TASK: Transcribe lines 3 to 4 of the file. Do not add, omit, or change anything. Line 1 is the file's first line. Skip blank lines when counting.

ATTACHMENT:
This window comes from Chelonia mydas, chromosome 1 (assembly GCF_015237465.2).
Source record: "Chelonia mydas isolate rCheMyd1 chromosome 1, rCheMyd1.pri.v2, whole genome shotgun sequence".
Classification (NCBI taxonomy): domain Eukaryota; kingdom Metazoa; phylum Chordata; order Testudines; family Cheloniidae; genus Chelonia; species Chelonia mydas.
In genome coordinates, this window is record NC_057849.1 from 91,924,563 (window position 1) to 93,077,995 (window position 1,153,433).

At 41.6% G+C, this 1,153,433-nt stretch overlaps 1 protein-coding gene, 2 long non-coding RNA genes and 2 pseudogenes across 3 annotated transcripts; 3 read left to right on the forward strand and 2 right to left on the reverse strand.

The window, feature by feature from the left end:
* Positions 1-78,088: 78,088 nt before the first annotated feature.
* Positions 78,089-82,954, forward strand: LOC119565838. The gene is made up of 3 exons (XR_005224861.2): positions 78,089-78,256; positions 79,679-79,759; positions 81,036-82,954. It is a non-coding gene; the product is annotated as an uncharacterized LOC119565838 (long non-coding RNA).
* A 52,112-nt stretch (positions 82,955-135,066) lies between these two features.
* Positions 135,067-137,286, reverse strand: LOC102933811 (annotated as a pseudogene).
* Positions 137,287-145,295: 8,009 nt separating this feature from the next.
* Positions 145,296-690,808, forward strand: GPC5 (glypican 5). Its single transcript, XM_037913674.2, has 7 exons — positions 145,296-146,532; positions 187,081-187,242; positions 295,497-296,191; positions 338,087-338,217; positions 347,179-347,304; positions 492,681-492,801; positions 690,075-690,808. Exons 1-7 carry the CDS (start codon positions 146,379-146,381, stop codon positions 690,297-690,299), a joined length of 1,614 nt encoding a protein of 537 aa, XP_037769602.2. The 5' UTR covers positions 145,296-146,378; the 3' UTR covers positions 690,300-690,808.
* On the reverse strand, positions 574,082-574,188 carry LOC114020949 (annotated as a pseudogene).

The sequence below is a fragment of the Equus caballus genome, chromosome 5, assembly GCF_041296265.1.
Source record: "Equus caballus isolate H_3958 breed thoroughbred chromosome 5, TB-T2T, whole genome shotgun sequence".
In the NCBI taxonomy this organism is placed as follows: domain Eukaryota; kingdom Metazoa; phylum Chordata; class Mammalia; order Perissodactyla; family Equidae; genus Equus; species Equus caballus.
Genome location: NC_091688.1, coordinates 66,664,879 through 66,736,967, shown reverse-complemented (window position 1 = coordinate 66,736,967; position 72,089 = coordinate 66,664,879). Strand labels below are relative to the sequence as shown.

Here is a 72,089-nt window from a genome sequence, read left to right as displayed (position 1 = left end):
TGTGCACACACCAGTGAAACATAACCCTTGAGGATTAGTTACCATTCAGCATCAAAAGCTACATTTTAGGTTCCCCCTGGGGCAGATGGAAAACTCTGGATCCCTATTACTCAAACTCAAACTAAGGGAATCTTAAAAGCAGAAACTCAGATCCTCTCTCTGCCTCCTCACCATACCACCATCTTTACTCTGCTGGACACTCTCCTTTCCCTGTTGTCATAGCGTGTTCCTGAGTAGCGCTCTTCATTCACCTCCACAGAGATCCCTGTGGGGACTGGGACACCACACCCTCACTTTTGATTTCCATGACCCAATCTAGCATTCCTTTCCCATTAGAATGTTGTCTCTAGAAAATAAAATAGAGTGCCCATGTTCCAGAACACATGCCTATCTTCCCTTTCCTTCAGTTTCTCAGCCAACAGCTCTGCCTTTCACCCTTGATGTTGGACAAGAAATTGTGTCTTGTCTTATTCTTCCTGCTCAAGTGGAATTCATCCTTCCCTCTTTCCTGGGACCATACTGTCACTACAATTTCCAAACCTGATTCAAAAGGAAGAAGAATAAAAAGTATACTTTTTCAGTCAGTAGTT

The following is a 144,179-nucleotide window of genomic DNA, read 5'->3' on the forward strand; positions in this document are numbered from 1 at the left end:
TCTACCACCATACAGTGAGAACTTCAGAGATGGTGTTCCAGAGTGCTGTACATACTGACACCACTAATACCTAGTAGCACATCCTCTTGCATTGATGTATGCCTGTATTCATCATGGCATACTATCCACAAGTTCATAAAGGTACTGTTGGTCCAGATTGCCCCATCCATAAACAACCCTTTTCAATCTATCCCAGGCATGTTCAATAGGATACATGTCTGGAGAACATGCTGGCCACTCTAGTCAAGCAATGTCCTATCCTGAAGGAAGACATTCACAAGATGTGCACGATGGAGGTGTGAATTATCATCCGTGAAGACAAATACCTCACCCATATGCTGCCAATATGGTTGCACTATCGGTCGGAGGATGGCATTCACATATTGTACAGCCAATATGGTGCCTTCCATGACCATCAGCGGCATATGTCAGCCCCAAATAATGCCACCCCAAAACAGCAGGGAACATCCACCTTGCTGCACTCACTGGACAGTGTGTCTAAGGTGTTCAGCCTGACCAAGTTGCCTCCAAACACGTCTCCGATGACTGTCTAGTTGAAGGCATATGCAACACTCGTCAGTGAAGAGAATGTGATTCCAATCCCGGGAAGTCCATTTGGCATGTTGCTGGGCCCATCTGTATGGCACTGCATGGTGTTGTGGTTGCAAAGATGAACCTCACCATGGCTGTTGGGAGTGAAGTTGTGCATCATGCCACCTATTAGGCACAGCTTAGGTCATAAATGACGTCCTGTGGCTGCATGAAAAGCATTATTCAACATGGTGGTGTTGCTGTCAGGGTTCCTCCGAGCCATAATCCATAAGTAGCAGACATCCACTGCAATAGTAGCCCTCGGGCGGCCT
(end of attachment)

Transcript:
Classification (NCBI taxonomy): domain Eukaryota; kingdom Metazoa; phylum Chordata; order Testudines; family Cheloniidae; genus Chelonia; species Chelonia mydas.
In genome coordinates, this window is record NC_057849.1 from 91,924,563 (window position 1) to 93,077,995 (window position 1,153,433).